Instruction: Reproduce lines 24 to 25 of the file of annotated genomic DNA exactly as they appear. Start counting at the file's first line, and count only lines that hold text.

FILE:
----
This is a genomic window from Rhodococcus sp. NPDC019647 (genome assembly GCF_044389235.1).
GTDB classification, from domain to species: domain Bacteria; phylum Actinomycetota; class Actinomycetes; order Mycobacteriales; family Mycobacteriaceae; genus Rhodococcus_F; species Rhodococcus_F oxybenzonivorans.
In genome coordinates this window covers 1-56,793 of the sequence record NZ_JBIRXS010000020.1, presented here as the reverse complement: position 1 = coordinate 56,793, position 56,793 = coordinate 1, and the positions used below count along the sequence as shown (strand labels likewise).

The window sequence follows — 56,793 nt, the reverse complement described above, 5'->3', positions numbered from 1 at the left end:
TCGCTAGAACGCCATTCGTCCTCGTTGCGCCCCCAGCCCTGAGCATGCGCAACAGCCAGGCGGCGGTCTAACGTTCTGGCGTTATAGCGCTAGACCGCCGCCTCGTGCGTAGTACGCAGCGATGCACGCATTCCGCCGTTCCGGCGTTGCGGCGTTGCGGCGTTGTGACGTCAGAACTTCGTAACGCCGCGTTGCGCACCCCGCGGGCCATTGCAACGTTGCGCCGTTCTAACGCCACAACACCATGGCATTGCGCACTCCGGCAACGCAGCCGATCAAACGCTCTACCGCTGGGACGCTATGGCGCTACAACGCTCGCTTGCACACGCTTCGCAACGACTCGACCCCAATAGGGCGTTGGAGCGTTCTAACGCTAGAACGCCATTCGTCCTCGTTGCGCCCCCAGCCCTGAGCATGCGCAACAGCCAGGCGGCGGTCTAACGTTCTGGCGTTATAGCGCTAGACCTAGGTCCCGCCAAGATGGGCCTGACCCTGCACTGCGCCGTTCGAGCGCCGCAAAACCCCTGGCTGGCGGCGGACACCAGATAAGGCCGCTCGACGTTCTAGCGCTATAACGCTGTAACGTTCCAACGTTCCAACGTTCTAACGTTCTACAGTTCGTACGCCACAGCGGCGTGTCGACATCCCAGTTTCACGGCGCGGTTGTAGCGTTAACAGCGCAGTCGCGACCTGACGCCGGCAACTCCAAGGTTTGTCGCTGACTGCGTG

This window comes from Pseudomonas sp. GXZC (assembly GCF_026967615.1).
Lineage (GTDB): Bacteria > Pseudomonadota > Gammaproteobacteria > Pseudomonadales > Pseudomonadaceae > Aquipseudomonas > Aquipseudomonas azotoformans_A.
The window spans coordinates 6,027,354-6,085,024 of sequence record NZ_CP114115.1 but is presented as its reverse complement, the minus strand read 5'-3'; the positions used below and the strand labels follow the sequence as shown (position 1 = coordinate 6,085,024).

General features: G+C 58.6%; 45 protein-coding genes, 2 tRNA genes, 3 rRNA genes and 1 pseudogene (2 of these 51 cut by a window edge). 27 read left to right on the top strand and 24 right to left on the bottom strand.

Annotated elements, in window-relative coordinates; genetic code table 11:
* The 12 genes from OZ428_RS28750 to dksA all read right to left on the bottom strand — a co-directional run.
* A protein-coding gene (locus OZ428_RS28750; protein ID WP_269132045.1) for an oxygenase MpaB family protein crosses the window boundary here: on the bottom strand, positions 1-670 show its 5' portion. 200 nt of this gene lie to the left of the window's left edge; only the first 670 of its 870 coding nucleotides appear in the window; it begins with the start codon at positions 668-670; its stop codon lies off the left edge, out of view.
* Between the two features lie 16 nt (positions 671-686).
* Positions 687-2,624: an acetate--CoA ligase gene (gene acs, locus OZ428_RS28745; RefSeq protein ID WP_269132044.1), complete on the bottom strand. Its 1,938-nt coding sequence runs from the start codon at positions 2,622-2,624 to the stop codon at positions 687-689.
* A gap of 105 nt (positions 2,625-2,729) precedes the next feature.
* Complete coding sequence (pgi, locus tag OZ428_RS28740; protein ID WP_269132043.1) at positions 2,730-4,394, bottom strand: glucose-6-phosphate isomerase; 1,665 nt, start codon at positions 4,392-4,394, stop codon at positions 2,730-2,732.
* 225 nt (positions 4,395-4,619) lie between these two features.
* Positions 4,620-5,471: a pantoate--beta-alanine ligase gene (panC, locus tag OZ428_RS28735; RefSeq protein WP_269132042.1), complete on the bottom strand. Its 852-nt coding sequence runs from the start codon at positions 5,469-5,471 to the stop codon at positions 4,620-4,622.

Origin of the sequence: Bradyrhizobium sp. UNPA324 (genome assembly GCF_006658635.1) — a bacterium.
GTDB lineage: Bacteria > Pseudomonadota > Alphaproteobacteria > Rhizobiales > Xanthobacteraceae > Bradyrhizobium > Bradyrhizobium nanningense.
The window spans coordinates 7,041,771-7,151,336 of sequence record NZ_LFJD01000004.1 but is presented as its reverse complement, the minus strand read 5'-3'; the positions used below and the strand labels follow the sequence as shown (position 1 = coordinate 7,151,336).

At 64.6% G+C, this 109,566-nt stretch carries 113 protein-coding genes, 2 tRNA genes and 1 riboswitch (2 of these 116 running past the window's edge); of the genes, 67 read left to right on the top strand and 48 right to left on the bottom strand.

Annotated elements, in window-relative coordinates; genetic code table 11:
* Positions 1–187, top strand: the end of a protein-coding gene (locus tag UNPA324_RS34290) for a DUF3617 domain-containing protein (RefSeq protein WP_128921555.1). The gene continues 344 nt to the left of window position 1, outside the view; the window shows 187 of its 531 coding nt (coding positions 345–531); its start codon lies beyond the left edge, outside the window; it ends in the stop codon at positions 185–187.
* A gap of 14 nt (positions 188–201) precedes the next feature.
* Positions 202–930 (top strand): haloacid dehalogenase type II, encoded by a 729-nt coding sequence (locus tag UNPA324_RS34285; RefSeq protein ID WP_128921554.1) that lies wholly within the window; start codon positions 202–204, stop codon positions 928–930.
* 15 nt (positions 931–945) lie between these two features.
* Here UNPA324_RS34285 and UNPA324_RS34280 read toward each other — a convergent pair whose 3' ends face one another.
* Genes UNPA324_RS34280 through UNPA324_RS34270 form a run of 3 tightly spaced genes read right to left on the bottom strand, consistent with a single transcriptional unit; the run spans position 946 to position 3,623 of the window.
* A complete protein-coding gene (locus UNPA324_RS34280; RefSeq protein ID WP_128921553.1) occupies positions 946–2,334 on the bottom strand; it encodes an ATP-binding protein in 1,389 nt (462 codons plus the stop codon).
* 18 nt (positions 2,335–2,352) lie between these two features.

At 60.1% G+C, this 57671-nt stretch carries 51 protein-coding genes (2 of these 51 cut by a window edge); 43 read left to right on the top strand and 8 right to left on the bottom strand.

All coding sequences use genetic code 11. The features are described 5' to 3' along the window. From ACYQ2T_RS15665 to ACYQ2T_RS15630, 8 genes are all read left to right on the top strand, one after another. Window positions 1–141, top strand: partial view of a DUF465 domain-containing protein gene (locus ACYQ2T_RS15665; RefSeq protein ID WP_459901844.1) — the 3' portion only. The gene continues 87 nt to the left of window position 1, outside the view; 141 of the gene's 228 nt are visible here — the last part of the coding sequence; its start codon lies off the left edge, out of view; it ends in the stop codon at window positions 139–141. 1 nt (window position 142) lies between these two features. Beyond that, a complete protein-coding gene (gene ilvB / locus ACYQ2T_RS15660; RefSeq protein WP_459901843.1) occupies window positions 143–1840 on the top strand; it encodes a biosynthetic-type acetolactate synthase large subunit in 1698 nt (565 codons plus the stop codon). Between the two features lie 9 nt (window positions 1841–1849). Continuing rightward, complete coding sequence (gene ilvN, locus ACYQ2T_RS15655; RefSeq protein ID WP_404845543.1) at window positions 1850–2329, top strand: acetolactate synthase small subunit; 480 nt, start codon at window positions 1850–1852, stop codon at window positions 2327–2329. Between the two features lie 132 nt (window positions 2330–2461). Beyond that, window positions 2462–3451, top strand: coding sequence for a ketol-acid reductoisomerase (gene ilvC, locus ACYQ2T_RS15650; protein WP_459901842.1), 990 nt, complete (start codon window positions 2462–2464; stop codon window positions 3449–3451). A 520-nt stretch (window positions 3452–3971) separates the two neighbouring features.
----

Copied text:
* Positions 1–187, top strand: the end of a protein-coding gene (locus tag UNPA324_RS34290) for a DUF3617 domain-containing protein (RefSeq protein WP_128921555.1). The gene continues 344 nt to the left of window position 1, outside the view; the window shows 187 of its 531 coding nt (coding positions 345–531); its start codon lies beyond the left edge, outside the window; it ends in the stop codon at positions 185–187.
* A gap of 14 nt (positions 188–201) precedes the next feature.